SBF outlines leverage in letter of apology to FTX employees


  • The SBF asserts that investors were close to committing billions of dollars before filing for bankruptcy.
  • It turned out that the SBF and other executives were on a property shopping frenzy in the Bahamas.
  • FTX had $60 billion in warrants and $2 billion in commitments in the spring, but a market downturn has reduced the value of the collateral by 50%.

Sam Bankman-Fried (SBF), former CEO of bankrupt cryptocurrency exchange FTX, recently sent an open letter of apology to his former employees. After delivering his usual speech of apology, he went on to suggest that the company still had a chance at bailing out.

On November 23, Liz Hoffman, a journalist covering the financial industry, shared a letter reportedly sent to employees by the SBF. In that letter, he detailed the extremely precarious state the group’s guarantees and liabilities were in.

SBF Leverage details for FTX

According to Bankman-Fried, this spring, FTX had approximately $60 billion in warrants and $2 billion in liabilities. However, the market crash caused the value of the security to drop by 50%.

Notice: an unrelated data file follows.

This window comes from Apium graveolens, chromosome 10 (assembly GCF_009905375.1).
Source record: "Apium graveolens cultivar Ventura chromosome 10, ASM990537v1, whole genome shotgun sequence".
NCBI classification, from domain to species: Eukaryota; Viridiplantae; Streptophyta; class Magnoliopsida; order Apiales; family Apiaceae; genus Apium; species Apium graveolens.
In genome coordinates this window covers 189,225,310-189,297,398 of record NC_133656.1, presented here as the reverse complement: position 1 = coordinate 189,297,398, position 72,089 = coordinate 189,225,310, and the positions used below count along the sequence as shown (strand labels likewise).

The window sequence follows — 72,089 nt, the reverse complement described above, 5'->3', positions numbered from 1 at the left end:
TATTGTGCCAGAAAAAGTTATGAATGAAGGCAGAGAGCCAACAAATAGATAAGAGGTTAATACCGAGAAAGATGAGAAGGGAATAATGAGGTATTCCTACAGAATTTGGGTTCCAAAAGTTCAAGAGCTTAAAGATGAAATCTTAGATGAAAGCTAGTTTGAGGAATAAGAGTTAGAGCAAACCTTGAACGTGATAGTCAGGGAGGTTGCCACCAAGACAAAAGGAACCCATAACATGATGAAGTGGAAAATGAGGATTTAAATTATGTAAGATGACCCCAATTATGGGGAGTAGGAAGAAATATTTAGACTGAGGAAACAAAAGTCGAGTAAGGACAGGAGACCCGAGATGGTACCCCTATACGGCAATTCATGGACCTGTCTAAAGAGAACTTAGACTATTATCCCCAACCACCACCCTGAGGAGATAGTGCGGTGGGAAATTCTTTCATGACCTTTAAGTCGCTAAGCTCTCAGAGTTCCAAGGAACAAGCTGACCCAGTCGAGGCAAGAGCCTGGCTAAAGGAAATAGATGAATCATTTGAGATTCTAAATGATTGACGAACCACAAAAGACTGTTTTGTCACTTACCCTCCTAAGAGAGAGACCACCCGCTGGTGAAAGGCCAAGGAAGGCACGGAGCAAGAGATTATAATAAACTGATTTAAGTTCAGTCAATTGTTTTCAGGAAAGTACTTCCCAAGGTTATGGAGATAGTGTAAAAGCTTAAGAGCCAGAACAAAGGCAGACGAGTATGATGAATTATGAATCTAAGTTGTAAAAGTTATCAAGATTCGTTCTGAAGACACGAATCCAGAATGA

A “drying up” of credit in the cryptocurrency sector has led to a drop in the value of FTX’s collateral to $25 billion, which has increased its estimated liability to $8 billion. After another drop in November, the value of the collateral “dropped about another 50% in a very short period of time” from an estimated $17 billion.

Bankman-Fried said another $8 billion in collateral was lost to a bank run in November, which was triggered by what he called the “attacks.”

However, the SBF shared details that would change the outcome in favor of FTX. The former crypto billionaire speculated that FTX may still have some value. According to him, investors were willing to put billions of dollars ahead Bankruptcy has been filed. he wrote:

"We likely could have raised significant funding; potential interest in billions of dollars in funding came in roughly eight minutes after I signed the Chapter 11 docs."

The sum of these funds, along with guarantees and interest left over from other partners, he said, would have returned “significant value to customers and save the business.”

When the cryptocurrency exchange FTX went out of business, it shocked the entire industry. Even cryptocurrency investors who did not have any money in the exchange itself were affected.



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